There has been considerable debate on the procurement and operation approach for the new tankers. British shipyards, which in recent years have increasingly specialised in construction of sophisticated warships to the MOD’s demanding standards, were not seen as able to compete effectively for the construction of such ships (which will not be classified as warships) compared with international market benchmarks. Paul Lester, the chief executive of VT, said in May 2005: "There could be an opportunity to get some of the hulls of those ships built in China or Eastern Europe and then brought over to the UK. The Mars programme brings that potential because they are support ships; they are not typical."  Assembling the hulls abroad would save a lot of money, he said. "There is no doubt that the cost of producing steel and doing some of the fabrication work offshore would be 25 to 30 per cent less than doing it in the UK. But a lot of work needs to be done to establish quality and reliability."  Other companies also pointed out the advantages in cost and time of building hulls abroad, at least for the first fleet tanker phase.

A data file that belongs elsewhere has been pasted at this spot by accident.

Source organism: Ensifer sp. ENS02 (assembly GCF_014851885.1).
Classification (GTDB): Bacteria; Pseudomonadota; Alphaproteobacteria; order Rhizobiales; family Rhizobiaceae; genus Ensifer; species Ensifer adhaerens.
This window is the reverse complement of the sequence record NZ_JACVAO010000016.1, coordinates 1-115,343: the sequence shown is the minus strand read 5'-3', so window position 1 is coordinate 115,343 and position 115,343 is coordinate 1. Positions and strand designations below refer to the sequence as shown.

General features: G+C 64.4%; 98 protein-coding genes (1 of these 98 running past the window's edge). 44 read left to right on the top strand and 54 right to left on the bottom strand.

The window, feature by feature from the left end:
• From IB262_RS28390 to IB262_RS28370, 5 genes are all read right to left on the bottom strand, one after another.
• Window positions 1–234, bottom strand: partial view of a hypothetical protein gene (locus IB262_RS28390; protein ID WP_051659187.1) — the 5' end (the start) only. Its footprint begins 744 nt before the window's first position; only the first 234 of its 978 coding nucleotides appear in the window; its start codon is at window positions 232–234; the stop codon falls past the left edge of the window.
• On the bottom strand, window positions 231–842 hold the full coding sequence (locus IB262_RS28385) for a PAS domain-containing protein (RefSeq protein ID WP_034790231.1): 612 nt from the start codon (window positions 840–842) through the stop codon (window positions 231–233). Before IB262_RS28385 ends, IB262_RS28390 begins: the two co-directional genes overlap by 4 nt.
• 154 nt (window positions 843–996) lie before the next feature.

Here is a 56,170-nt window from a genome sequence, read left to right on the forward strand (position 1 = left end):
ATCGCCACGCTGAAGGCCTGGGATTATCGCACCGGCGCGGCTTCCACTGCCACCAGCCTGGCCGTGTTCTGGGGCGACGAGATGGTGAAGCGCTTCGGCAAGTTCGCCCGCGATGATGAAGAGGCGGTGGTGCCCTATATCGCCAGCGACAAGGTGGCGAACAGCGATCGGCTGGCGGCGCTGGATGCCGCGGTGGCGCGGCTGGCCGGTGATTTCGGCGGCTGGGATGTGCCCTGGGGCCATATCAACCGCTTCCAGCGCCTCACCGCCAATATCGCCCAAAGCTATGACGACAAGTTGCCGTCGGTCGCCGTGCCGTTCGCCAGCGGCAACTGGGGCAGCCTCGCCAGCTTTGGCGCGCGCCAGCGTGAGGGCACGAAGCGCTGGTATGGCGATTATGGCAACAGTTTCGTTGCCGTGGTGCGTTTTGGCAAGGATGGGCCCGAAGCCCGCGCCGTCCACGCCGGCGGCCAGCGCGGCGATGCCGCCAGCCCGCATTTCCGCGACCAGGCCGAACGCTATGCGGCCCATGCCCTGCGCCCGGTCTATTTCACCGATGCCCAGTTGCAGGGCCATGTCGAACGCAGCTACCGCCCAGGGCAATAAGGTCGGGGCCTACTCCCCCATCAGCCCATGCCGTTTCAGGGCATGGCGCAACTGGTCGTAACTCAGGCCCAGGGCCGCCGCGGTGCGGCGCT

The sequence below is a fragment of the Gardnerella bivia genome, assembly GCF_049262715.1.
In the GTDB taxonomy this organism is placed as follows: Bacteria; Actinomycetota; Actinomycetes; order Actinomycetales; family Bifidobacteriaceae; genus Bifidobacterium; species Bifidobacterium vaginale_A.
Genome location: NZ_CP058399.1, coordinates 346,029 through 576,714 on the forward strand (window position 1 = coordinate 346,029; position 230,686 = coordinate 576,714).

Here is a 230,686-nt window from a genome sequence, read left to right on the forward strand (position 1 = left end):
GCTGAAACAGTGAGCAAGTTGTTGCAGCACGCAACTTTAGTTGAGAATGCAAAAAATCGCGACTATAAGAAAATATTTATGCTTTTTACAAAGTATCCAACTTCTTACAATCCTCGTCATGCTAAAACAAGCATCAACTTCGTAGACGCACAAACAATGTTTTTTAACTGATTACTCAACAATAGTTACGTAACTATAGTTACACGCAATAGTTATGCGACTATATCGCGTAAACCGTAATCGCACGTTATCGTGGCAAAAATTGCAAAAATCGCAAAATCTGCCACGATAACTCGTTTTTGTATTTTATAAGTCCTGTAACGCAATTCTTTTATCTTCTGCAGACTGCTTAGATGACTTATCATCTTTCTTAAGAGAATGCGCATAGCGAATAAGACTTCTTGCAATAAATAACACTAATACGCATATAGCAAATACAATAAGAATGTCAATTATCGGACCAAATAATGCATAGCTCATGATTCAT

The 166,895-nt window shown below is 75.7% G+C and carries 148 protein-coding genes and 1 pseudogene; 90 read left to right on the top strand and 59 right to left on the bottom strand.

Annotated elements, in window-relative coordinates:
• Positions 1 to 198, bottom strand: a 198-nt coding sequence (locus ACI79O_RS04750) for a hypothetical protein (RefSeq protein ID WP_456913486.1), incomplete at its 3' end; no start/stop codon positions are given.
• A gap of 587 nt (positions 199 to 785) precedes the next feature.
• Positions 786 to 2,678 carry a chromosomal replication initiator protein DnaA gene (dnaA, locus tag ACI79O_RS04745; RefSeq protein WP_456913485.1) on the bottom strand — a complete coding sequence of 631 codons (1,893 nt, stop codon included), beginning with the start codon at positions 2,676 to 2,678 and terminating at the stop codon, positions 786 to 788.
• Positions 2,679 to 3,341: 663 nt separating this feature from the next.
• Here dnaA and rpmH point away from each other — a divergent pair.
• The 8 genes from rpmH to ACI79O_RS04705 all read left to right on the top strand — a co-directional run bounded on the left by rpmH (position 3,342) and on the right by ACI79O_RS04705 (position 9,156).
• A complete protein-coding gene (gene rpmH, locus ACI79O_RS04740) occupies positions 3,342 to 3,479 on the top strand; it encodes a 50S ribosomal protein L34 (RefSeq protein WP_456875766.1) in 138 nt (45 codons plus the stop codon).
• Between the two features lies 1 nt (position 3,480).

After considering the options, the MOD decided that while the ships were "warlike", they were "presently not needed for the protection of UK essential security interests".  The selected procurement path for the fleet tankers is therefore via an OJEU Competition, i.e. any EU company can bid.  The Defence Industrial Strategy announced in December 2005 specifically allows this approach.

The ownership and operation of the ships was another issue, but an MOD study in 2007 essentially backed continuing current arrangements - i.e. the tankers will be operated by the RFA.



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 © 2004-13 Richard Beedall unless otherwise indicated.